Dixie State University students help those who need plasma by donating their own each week and getting paid for it.
In fact, getting paid may be the most common motivation behind donating plasma as most of the plasma donation centers in the U.S. are located in low-income communities, and DSU students who donate plasma often use the compensation as a source of income. National donation center BioLife Plasma Services, the only plasma donation service in St. George, pays donors bi-weekly for plasma donations and educates donors on their website about health precautions to avoid negative side effects.
Payments range from $20 to $25 dollars for the first donation and $35 to $40 for the second donation if the donors visits within a calendar week.
According to its website, BioLife values the health and safety of donors and customers as their mission is “to provide the highest-quality plasma to meet the expectations of our customers, ensuring the availability of life-saving therapies for patients.”
Some focal points for maintaining health provided on the BioLife site are: pump up protein and iron intake because plasma has a high concentration of both, stay hydrated as plasma is about 92 percent water, and eat healthy meals prior to donating.
The Atlantic, however, published an article about the potential health risks plasma donors may be subject to. The author wrote about her own concerning experiences after donating plasma, such as intense fatigue and fainting.
Nevertheless, the BioLife website states, “Donating plasma is a low risk procedure with minimal or no side effects.”
College students like Madison Eyre, a freshman general education major from Riverton, who donates plasma agrees side-effects are minimal and donating plasma overall is a beneficial process, especially because of the compensation.
Eyre initially decided to become a plasma donor with BioLife because of the pay.
“It was around the holidays, and I’m a poor college student so I was like, ‘Oh, this is something to get a little extra Christmas cash,’” Eyre said.
Likewise, alumus Jayce Mangum, who was a donor for three years, said he began to donate initially for the compensation. He then learned he had a family member with an immune deficiency who needed plasma transfusions to prevent infections, which further motivated him to continue donating and help those who need it.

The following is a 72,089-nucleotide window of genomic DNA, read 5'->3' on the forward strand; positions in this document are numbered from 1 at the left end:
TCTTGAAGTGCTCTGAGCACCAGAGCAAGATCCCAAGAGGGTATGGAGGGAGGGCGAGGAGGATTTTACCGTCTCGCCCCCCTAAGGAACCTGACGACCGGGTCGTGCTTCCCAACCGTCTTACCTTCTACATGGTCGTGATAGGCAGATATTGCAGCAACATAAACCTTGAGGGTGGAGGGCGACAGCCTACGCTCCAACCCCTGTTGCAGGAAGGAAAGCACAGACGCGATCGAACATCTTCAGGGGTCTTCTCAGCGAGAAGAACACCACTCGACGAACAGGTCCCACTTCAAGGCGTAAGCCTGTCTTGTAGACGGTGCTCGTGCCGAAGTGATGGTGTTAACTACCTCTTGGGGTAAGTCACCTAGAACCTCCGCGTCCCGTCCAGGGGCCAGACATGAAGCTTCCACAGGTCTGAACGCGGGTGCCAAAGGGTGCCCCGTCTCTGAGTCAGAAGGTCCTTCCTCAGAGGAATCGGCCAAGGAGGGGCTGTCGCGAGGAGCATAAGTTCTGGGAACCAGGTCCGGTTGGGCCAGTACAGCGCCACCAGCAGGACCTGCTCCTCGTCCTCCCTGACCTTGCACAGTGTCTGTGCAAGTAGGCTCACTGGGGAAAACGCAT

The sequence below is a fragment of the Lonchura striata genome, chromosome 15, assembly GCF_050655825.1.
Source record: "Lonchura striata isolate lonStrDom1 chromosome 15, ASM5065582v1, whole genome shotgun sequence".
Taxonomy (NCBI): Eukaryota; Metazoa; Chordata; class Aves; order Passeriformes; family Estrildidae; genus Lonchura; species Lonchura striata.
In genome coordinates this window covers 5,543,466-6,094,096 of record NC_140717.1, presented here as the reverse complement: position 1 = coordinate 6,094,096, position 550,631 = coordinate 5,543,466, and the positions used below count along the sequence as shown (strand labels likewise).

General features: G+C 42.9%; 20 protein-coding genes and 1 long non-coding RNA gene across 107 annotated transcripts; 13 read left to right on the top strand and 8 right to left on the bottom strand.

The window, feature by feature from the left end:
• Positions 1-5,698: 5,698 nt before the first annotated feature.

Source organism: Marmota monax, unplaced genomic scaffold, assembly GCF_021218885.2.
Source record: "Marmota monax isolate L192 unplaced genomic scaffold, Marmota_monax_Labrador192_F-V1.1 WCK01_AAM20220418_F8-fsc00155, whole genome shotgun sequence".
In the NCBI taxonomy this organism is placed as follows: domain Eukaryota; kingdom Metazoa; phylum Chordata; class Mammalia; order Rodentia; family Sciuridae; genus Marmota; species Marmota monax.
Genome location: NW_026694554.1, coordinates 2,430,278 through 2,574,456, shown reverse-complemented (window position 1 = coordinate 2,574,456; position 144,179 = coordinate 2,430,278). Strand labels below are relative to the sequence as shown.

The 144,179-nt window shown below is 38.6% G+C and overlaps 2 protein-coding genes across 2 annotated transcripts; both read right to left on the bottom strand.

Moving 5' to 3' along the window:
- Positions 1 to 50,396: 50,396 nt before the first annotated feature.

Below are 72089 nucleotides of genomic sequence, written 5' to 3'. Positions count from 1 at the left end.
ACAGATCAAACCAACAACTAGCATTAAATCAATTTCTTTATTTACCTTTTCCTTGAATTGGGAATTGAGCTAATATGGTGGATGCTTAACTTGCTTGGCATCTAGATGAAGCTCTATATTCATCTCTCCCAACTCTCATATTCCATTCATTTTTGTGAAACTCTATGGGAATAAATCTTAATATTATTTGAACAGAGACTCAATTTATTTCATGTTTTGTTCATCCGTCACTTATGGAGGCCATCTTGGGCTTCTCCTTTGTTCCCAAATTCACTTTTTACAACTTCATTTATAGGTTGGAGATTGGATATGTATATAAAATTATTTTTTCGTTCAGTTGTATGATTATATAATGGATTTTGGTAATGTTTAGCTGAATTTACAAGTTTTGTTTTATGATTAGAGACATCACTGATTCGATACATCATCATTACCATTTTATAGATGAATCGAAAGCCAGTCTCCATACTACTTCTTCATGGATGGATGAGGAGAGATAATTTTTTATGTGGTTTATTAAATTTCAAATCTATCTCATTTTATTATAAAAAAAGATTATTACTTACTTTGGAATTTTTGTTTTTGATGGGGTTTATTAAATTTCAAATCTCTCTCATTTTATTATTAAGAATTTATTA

“I felt like I was helping my cousin get a treatment that she needs to survive,” Mangum said.
Eyre said she donated plasma four times a month for about three months, and Mangum donated twice a week for three years. Both Eyre and Mangum said they never experienced any negative side effects or were concerned about their health due to plasma donations.
“I think [donating plasma] is a good thing,” Eyre said. “If you need a little extra cash here and there, I would do it.”
Eyre said although she recommends donating plasma, she doesn’t recommend being a long-term donor because of the potential health risks like faintness, fatigue, bruising etc.
Allee Shook, a sophomore American Sign Language interpreting student at Utah Valley University, also donated plasma and would recommend it to students.
“I moved to a different state… I needed money, and I thought it was a good cause,” Shook said. “The only negative is that I get super hungry and tired, but other than that I don’t get dizzy or anything.”
Shook noted the various precautions her donation center took to ensure her health: blood pressure monitoring, checking iron levels, etc.
Along with potential health risks, an author at The Atlantic also argued the offered incentive may cause other problems: “… agencies relying on voluntary donations reject the plasma center model because cash incentives for whole blood may give donors an incentive to lie, heightening risks of a tainted supply.”
Biolife often offers deals or promotions in regards to compensation to get more donors, and The Penny Hoarder published an article last year highlighting the pay for plasma donations and why it is a good deal for college students, while others argue that plasma donation centers are exploiting students and targeting the poor to receive plasma donations.
Regardless of potential health risks, there is no evidence of students losing interest in being plasma donors as the benefits, including compensation, serve as strong motivators for donors.